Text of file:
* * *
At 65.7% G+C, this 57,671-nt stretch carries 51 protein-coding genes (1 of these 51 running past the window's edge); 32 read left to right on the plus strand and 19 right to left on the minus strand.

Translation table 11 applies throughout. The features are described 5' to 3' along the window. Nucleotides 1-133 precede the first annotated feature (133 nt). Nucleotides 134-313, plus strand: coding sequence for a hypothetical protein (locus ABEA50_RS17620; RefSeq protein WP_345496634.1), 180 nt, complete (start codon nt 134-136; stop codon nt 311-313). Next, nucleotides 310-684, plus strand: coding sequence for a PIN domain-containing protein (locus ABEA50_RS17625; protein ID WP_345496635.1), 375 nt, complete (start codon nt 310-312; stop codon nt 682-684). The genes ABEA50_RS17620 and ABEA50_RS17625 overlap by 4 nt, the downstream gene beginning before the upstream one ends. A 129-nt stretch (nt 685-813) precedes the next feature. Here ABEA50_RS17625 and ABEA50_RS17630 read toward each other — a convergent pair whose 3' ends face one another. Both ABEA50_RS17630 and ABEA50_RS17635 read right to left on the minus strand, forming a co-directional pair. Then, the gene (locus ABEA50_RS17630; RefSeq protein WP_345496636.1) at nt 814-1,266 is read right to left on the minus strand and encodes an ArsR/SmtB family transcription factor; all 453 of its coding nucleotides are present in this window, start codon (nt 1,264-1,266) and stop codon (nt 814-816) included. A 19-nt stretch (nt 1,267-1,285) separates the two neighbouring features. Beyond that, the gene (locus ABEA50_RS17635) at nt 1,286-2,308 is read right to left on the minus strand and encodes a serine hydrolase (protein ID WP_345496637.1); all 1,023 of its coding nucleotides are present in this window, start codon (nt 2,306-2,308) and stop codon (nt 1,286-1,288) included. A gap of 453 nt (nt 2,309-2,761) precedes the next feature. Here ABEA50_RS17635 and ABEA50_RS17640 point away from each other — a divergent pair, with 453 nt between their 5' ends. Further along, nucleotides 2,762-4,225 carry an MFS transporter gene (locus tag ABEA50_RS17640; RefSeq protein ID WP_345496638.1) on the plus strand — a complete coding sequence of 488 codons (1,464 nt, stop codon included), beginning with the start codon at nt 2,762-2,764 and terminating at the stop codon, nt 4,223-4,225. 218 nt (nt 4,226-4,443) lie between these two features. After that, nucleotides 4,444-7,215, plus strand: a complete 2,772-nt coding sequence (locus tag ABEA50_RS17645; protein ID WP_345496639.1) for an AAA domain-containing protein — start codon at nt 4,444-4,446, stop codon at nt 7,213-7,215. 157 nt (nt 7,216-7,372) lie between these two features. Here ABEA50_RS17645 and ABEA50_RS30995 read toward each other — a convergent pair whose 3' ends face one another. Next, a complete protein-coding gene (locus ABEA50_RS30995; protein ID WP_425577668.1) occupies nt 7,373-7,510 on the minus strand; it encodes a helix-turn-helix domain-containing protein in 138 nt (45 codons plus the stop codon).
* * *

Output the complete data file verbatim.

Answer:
At 65.7% G+C, this 57,671-nt stretch carries 51 protein-coding genes (1 of these 51 running past the window's edge); 32 read left to right on the plus strand and 19 right to left on the minus strand.

Translation table 11 applies throughout. The features are described 5' to 3' along the window. Nucleotides 1-133 precede the first annotated feature (133 nt). Nucleotides 134-313, plus strand: coding sequence for a hypothetical protein (locus ABEA50_RS17620; RefSeq protein WP_345496634.1), 180 nt, complete (start codon nt 134-136; stop codon nt 311-313). Next, nucleotides 310-684, plus strand: coding sequence for a PIN domain-containing protein (locus ABEA50_RS17625; protein ID WP_345496635.1), 375 nt, complete (start codon nt 310-312; stop codon nt 682-684). The genes ABEA50_RS17620 and ABEA50_RS17625 overlap by 4 nt, the downstream gene beginning before the upstream one ends. A 129-nt stretch (nt 685-813) precedes the next feature. Here ABEA50_RS17625 and ABEA50_RS17630 read toward each other — a convergent pair whose 3' ends face one another. Both ABEA50_RS17630 and ABEA50_RS17635 read right to left on the minus strand, forming a co-directional pair. Then, the gene (locus ABEA50_RS17630; RefSeq protein WP_345496636.1) at nt 814-1,266 is read right to left on the minus strand and encodes an ArsR/SmtB family transcription factor; all 453 of its coding nucleotides are present in this window, start codon (nt 1,264-1,266) and stop codon (nt 814-816) included. A 19-nt stretch (nt 1,267-1,285) separates the two neighbouring features. Beyond that, the gene (locus ABEA50_RS17635) at nt 1,286-2,308 is read right to left on the minus strand and encodes a serine hydrolase (protein ID WP_345496637.1); all 1,023 of its coding nucleotides are present in this window, start codon (nt 2,306-2,308) and stop codon (nt 1,286-1,288) included. A gap of 453 nt (nt 2,309-2,761) precedes the next feature. Here ABEA50_RS17635 and ABEA50_RS17640 point away from each other — a divergent pair, with 453 nt between their 5' ends. Further along, nucleotides 2,762-4,225 carry an MFS transporter gene (locus tag ABEA50_RS17640; RefSeq protein ID WP_345496638.1) on the plus strand — a complete coding sequence of 488 codons (1,464 nt, stop codon included), beginning with the start codon at nt 2,762-2,764 and terminating at the stop codon, nt 4,223-4,225. 218 nt (nt 4,226-4,443) lie between these two features. After that, nucleotides 4,444-7,215, plus strand: a complete 2,772-nt coding sequence (locus tag ABEA50_RS17645; protein ID WP_345496639.1) for an AAA domain-containing protein — start codon at nt 4,444-4,446, stop codon at nt 7,213-7,215. 157 nt (nt 7,216-7,372) lie between these two features. Here ABEA50_RS17645 and ABEA50_RS30995 read toward each other — a convergent pair whose 3' ends face one another. Next, a complete protein-coding gene (locus ABEA50_RS30995; protein ID WP_425577668.1) occupies nt 7,373-7,510 on the minus strand; it encodes a helix-turn-helix domain-containing protein in 138 nt (45 codons plus the stop codon).